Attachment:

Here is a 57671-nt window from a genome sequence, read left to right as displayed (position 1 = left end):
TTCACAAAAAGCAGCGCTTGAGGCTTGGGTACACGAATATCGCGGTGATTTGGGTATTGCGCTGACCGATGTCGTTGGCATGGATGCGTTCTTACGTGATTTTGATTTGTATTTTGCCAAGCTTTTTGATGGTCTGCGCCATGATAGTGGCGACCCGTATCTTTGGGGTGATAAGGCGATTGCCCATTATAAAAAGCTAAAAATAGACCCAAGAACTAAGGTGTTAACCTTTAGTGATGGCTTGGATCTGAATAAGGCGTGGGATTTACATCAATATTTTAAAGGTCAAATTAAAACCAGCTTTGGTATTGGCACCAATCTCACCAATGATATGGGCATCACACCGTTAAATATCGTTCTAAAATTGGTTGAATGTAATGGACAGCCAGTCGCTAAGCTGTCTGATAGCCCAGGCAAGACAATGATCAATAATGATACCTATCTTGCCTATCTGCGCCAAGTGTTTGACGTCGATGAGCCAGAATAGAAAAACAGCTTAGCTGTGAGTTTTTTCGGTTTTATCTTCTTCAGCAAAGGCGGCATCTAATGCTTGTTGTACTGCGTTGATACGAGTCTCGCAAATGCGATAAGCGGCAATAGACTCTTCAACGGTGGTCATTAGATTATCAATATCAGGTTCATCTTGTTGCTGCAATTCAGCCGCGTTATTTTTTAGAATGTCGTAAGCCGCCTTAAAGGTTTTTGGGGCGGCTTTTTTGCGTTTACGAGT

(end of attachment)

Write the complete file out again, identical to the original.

Here is a 57671-nt window from a genome sequence, read left to right as displayed (position 1 = left end):
TTCACAAAAAGCAGCGCTTGAGGCTTGGGTACACGAATATCGCGGTGATTTGGGTATTGCGCTGACCGATGTCGTTGGCATGGATGCGTTCTTACGTGATTTTGATTTGTATTTTGCCAAGCTTTTTGATGGTCTGCGCCATGATAGTGGCGACCCGTATCTTTGGGGTGATAAGGCGATTGCCCATTATAAAAAGCTAAAAATAGACCCAAGAACTAAGGTGTTAACCTTTAGTGATGGCTTGGATCTGAATAAGGCGTGGGATTTACATCAATATTTTAAAGGTCAAATTAAAACCAGCTTTGGTATTGGCACCAATCTCACCAATGATATGGGCATCACACCGTTAAATATCGTTCTAAAATTGGTTGAATGTAATGGACAGCCAGTCGCTAAGCTGTCTGATAGCCCAGGCAAGACAATGATCAATAATGATACCTATCTTGCCTATCTGCGCCAAGTGTTTGACGTCGATGAGCCAGAATAGAAAAACAGCTTAGCTGTGAGTTTTTTCGGTTTTATCTTCTTCAGCAAAGGCGGCATCTAATGCTTGTTGTACTGCGTTGATACGAGTCTCGCAAATGCGATAAGCGGCAATAGACTCTTCAACGGTGGTCATTAGATTATCAATATCAGGTTCATCTTGTTGCTGCAATTCAGCCGCGTTATTTTTTAGAATGTCGTAAGCCGCCTTAAAGGTTTTTGGGGCGGCTTTTTTGCGTTTACGAGT